Athletics Association of Malawi (AAM) has swallowed its pride and taken the blame for the poor organisation of a recent Confederation of African Athletics Southern Africa (CAASR) Championship in Blantyre.
The local organising committee’s lack of foresight embarrassed the country at Njamba Freedom Park in Blantyre in February after it transpired that there were no medals for winners of the competition, which also pooled athletes from countries such as Namibia, South Africa, Botswana and Zimbabwe.
In view of this AAM president, Godfrey Phiri, said they wanted to turn a new leaf when taking up the blame.
“In all fairness, it was wrong to blame Malawi National Council of Sports for the incidents that marred the championship. We accepted to host the competition at the eleventh hour. Initially, we came to the rescue of Seychelles who withdrew. We panicked at the eleventh hour and we overlooked some things that matter,” he said.
Phiri apologised to the nation and the council, in particular, for embarrassing the country due to poor organisation.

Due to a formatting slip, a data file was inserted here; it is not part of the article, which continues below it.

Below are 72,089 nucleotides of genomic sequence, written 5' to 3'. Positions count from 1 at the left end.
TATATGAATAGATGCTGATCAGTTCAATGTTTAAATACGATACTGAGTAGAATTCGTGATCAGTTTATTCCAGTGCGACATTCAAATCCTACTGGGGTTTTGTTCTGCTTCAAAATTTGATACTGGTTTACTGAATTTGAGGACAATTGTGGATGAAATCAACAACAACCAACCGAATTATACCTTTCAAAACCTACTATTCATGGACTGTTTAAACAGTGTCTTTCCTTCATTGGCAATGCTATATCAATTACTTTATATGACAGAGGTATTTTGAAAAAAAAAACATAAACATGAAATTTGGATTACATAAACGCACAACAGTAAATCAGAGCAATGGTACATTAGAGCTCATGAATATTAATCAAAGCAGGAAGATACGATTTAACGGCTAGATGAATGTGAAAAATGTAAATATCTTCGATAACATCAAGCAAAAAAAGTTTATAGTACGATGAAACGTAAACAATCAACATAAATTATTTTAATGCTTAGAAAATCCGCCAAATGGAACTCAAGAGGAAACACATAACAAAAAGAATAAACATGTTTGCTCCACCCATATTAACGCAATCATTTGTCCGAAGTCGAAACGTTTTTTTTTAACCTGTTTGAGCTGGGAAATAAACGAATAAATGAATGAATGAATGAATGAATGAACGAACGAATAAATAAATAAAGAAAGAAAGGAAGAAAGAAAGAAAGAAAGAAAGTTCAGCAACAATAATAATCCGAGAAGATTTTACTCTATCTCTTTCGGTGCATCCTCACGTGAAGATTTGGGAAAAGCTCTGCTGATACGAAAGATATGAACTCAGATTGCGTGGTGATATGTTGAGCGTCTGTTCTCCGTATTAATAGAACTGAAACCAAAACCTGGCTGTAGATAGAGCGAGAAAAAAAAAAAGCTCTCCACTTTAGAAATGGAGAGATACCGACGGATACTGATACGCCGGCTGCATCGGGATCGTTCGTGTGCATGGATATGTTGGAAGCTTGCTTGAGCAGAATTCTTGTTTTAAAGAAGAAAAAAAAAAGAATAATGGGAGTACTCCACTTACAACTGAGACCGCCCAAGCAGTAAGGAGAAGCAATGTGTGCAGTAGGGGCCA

“Of course, the championship was a success in terms of winning medals, but we failed to give it much colour to befit the occasion. We promise to do much better next time,” he said.
However, Phiri could not state whether the association would refund about K1.5 million it received from the council despite being receiving the same from CAASR.
“We are sailing in troubled waters financially; we need to see how best we can handle it,” he said.
The council’s executive secretary, George Jana, said it was important to put the record straight.
“On our part, we supported them but they did not appreciate our efforts,” he said.
After the competition, a blame game ensued between AAM and Malawi National Council of Sports.
AAM blamed the council for delaying to release funds for the championship, while the Sports Council faulted the athletics body for failing to follow procedures.
The association eventually claimed that, during the day-long regional championship, medals run out in Blantyre shops, but the shops disputed this.
Eventually, the council’s executive secretary, George Jana, revealed that AAM officials pressed for hard cash for buying the medals and never pursued the matter when the council insisted on paying the medal shops through cheques directly.
Few months ago, the council advised the association to take the blame for the mess that marred the championship.
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